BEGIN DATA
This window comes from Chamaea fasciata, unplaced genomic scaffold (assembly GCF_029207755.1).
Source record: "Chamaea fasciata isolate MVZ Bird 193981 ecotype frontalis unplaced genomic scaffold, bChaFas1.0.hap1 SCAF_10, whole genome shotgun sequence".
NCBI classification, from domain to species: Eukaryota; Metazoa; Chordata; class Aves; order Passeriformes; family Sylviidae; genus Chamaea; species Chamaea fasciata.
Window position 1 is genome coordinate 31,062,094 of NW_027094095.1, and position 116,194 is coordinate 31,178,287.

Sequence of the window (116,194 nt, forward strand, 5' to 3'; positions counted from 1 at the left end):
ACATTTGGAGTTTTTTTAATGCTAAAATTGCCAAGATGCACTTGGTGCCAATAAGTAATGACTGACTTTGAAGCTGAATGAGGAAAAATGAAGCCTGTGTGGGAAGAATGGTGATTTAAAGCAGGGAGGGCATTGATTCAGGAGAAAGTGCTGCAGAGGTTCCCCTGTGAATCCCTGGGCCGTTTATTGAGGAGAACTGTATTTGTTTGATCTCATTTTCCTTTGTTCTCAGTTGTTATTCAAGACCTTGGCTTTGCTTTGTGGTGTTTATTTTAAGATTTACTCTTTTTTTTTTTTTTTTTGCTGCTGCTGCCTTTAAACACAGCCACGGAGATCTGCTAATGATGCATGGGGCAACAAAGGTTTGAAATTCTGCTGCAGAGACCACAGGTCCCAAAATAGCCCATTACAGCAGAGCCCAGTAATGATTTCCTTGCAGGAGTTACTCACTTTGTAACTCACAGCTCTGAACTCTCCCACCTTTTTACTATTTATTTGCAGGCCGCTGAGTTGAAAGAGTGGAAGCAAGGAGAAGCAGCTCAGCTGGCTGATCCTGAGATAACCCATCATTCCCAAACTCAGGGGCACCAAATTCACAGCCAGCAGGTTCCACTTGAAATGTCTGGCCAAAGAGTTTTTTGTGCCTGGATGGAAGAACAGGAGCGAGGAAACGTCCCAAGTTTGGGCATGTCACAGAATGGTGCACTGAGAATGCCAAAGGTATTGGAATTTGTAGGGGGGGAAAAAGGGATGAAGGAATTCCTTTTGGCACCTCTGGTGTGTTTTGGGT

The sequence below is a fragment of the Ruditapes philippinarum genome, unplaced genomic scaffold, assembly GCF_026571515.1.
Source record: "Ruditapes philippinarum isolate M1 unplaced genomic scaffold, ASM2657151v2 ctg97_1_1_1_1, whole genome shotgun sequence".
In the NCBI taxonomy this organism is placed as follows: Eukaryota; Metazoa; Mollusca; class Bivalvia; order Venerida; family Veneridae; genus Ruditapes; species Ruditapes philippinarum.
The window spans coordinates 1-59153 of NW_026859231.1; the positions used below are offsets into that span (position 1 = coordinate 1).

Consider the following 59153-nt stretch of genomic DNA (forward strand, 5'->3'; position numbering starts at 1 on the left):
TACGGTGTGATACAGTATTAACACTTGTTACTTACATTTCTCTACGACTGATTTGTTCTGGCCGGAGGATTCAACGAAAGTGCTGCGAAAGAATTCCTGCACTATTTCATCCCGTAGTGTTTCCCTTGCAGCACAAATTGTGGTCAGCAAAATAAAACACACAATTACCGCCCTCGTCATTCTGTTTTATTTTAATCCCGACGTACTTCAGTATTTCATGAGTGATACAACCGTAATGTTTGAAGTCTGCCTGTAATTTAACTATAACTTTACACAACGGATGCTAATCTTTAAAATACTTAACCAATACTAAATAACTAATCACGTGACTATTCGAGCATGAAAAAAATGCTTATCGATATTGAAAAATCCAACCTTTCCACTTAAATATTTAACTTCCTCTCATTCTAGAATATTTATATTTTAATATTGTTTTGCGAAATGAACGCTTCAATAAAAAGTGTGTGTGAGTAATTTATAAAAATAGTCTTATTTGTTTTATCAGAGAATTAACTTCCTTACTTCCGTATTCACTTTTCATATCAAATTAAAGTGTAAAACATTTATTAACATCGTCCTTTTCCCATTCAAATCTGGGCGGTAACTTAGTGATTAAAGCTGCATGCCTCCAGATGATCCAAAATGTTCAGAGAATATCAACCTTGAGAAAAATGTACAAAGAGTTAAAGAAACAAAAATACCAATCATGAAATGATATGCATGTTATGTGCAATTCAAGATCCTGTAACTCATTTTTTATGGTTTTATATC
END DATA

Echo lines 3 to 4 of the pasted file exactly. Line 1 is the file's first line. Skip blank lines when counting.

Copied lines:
NCBI classification, from domain to species: Eukaryota; Metazoa; Chordata; class Aves; order Passeriformes; family Sylviidae; genus Chamaea; species Chamaea fasciata.
Window position 1 is genome coordinate 31,062,094 of NW_027094095.1, and position 116,194 is coordinate 31,178,287.